Thrashers fire coach Anderson, promote Dudley

The Atlanta Thrashers made a major shakeup Wednesday after again

missing the playoffs, firing coach John Anderson and appointing

Rick Dudley to replace Don Waddell as the general manager.

Waddell was bumped upstairs to team president, where he will be

responsible mainly for the business aspects of a franchise that has

made the postseason only once since entering the NHL in 1999 and

ranked near the bottom of the league in attendance.

Dudley, who joined the Thrashers as associate general manager

last summer, will run the hockey operations, looking to bolster a

roster that dealt its top player, Ilya Kovalchuck, at this season’s

trade deadline when it couldn’t come to terms on a new

contract.

“We have a lot of important pieces in place, and I look forward

to building this organization even further and working closely with

Don, the owners and our staff towards achieving our goals,” Dudley

said in a statement. “I’ve been in this situation before and we

will accomplish our objectives. I appreciate Don and the owners

giving me this opportunity to build on what has already been put in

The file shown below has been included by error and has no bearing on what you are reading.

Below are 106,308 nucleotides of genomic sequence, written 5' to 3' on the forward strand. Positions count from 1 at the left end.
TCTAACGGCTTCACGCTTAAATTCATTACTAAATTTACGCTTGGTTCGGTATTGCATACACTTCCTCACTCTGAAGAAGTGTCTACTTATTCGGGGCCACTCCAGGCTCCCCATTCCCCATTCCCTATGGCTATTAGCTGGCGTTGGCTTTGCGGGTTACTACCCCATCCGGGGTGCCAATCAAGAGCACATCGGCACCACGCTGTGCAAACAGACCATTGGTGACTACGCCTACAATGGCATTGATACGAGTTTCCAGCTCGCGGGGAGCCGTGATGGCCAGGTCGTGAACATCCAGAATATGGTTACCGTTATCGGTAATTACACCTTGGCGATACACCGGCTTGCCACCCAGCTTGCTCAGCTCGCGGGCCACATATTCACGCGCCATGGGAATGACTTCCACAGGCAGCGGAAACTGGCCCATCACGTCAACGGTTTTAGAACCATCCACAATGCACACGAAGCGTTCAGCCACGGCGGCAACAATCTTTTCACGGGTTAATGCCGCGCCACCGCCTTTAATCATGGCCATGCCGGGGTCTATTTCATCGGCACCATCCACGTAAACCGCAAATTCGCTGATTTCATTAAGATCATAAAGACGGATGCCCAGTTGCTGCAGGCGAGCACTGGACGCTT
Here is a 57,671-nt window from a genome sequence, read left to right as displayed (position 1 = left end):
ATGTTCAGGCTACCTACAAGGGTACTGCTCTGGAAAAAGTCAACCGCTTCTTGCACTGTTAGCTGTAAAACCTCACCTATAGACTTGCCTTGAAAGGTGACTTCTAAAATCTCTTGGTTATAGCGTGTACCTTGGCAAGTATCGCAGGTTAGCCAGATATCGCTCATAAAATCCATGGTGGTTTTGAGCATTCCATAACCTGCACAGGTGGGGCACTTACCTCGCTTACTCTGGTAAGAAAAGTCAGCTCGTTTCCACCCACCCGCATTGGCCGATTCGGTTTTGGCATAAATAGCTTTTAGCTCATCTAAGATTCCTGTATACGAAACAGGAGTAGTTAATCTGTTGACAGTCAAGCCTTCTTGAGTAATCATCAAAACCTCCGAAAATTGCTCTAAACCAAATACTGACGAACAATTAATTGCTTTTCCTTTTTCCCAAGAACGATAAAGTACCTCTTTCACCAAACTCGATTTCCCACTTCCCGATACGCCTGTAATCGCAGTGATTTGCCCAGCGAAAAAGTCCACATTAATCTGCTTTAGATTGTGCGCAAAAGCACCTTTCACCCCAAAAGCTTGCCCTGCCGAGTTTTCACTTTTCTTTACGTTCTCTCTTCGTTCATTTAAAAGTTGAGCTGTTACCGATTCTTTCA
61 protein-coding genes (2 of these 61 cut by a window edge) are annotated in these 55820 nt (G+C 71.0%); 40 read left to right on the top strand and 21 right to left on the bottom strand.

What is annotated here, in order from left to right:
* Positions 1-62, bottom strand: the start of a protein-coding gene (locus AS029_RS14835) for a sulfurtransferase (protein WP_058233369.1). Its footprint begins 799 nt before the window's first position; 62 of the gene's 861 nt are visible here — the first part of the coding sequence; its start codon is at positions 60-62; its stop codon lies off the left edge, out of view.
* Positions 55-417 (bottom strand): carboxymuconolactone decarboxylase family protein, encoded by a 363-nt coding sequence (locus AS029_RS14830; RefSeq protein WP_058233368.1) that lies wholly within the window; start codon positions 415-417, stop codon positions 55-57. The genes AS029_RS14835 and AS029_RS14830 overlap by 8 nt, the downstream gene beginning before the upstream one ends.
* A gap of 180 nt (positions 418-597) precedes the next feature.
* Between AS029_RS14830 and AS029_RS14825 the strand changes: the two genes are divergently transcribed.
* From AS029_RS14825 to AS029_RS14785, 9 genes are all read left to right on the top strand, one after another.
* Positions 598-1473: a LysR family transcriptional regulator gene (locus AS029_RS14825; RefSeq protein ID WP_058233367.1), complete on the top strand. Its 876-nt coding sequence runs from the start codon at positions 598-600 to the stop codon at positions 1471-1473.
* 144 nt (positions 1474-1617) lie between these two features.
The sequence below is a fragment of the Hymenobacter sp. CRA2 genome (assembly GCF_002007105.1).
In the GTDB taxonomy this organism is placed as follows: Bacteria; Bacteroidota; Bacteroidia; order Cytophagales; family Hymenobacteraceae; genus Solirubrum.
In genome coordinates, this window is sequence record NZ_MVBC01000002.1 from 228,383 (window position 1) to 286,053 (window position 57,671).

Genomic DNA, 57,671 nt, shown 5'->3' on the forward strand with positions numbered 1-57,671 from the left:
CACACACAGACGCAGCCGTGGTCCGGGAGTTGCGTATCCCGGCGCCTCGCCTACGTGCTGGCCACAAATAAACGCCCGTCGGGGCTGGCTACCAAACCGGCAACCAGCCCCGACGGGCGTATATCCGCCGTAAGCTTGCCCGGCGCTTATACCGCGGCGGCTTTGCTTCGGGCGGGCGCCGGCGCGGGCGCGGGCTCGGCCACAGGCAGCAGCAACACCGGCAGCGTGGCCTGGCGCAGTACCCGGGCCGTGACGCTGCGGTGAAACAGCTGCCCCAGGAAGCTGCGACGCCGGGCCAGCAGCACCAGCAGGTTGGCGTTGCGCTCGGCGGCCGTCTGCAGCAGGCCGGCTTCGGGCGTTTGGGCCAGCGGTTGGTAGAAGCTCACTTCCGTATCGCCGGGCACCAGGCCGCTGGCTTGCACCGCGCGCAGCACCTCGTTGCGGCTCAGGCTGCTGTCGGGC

place.”

The 61-year-old Dudley served as general manager of the Ottawa

Senators in 1998-99 before moving to the same role in Tampa Bay,

where he spent three years and was credited with putting together

much of the nucleus for a team that won the Stanley Cup in

2004.

Waddell had been the only general manager in Thrashers’ history.

While responsible for drafting future stars like Kovalchuk and Dany

Heatley, he never put together a consistent winner and became the

most visible target of fans upset about the Thrashers’

direction.

There have also been numerous reports speculating that the team

could leave Atlanta unless the situation improves, both on the ice

and at the gate.

“My role within the company has evolved and grown the last few

years, and the owners and I agree that it’s the appropriate time to

have Rick assume all hockey-related responsibilities while I shift

my primary focus to the business side of the Thrashers,” Waddell

said.

“I will be less involved with the team on a daily basis, but

will continue to make myself available to Rick and to lend my

experience in any way that allows him to succeed and for us to

build this club into a perennial contender.”

Anderson served only two years as the Thrashers’ coach after

being promoted from the same job with the team’s top minor-league

affiliate in Chicago. He was 70-75-19 and had a nasty falling-out

with one of the team’s leading offensive players, Slava Kozlov, who

said the team had the talent to make the playoffs but was poorly

coached.

The team also fired Anderson’s three assistant coaches: Randy

Cunneyworth, Todd Nelson and Steve Weeks.